Question: Somebody intimated recently that my dog is overweight. How do I know if that’s true, and if it is, what can I do about it?
Answer: It’s estimated that approximately 25% to 30% of the general dog population is obese, with roughly 45% of dogs aged 5 to 11 weighing in higher than normal. The good news is doggie obesity is preventable and treatable.
Personally, keeping my dog’s weight within healthy parameters has a lot to do with my mission of trying to get Tillie to at least 20 years (God willing). And before you roll your eyes, be advised the world record for doggie longevity is 30! Vets have always known heavy dogs lived shorter lives than lean dogs, usually by 6 to12 months, but a large lifetime study of Labrador retrievers found that being even moderately overweight can reduce a dog’s life expectancy by nearly two years.
The health problems associated with canine obesity include cancer, urinary bladder stones, diabetes, heart disease, hypertension, osteoarthritis and faster degeneration of Fluffy’s joints. Also, overweight dogs are less heat tolerant and more prone to complications from anesthesia.
Your vet can help you determine whether Fluffy is overweight, but for starters, if you can’t feel her ribs, she’s overweight. A normal size dog will have an obvious waistline. In other words, when you look at her from above, there should be a slight indentation or contour toward her hips, as opposed to a straight line. With a weight-appropriate dog, when looking at and her tummy line underneath from the side, you will be able to see a “tuck” toward her hind quarters instead of a straight line. And an overweight dog’s back will seem broad and flat.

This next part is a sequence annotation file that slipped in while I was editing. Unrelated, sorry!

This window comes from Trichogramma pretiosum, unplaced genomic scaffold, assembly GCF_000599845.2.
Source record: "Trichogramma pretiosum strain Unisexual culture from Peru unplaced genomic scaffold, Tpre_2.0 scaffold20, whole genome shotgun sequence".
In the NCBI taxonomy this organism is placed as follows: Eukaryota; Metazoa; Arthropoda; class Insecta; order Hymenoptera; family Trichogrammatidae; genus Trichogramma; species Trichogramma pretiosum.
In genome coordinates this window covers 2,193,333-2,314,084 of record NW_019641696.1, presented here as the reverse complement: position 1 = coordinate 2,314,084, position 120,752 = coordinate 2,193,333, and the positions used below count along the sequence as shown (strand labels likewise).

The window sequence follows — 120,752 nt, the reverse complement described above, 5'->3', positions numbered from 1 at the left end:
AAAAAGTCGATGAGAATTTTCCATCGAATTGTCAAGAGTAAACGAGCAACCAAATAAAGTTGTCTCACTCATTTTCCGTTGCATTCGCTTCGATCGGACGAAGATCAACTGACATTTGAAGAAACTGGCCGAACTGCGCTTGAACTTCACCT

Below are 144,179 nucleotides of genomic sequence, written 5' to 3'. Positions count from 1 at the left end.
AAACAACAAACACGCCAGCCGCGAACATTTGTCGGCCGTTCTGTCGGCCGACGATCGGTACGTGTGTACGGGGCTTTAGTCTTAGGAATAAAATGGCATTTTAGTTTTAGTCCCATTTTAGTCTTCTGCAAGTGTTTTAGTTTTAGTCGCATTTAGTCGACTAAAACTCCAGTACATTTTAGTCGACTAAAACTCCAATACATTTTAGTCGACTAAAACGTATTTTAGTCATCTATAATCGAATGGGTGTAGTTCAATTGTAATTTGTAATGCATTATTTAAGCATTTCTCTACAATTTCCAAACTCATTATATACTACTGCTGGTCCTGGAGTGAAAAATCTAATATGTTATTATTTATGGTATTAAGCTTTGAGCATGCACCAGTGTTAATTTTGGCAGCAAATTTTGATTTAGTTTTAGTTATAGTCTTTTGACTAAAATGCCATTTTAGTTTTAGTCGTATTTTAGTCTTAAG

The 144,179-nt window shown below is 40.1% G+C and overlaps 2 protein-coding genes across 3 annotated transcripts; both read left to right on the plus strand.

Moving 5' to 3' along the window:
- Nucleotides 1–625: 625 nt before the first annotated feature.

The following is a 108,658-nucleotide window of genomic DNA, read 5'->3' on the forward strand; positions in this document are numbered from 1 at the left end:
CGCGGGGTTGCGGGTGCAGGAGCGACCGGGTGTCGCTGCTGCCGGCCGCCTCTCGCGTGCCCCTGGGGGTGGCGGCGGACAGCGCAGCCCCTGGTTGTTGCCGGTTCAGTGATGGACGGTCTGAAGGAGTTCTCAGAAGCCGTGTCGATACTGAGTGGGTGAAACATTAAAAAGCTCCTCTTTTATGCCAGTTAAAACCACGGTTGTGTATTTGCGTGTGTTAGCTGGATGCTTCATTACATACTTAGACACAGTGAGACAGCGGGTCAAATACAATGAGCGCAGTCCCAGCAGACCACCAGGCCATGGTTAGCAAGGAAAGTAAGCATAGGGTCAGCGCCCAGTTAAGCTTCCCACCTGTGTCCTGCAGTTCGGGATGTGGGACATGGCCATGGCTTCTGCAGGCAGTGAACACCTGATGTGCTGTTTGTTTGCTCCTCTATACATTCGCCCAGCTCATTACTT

Start with weighing your dog. Your vet can suggest a healthy target weight. Obviously the formula for Fluffy losing weight is the same as it is for us: More exercise and less food. Increasing her exercise just a little bit, along with reducing her caloric intake somewhat, can make a pretty big difference over time. And I hate to say this, but if you look at the ingredients of “weight management” dog foods, they’re not great as a rule. So if your dog has a pretty good dog food already, just make the portions a little smaller, and you can help her cope with an overall calorie reduction by feeding her smaller portions more frequently through the day.
Try cutting back on the treats and types of treats you give her too. Switch to fresh or frozen green beans, broccoli and cauliflower … or pieces of apple.
If you’re not walking Fluffy, start. It doesn’t have to be 5 miles. It can be around the block. Any increase in exercise will make a difference. And keep it moving. We’re not out here to sniff! We’re out here “on patrol” trying to get some exercise. You shouldn’t let your dog stop sniff any more frequently than every five minutes at the most.
Try adding the fetch routine to Fluffy’s schedule. If you have a pool, introduce her to it. When I introduced my dog to the pool, she started with a life jacket. That way she didn’t have to worry about paddling to stay afloat. Swimming is an excellent exercise for your dog. Even if it’s only for 10 minutes.
Finally, regular weigh-ins, at minimum once a month, are an important component of successful canine weight loss and it keeps everyone accountable. Weight Watchers has been using this principle for decades.
Ultimately not only will you feel better helping Fluffy strip off a pound or two, she will most certainly live longer. And I’m trying to push my dog’s final day out there as far as I can by virtue of the things I do now.
This article originally appeared on Sarasota Herald-Tribune: GREGG FLOWERS: Fluffy depends on you to make healthy choices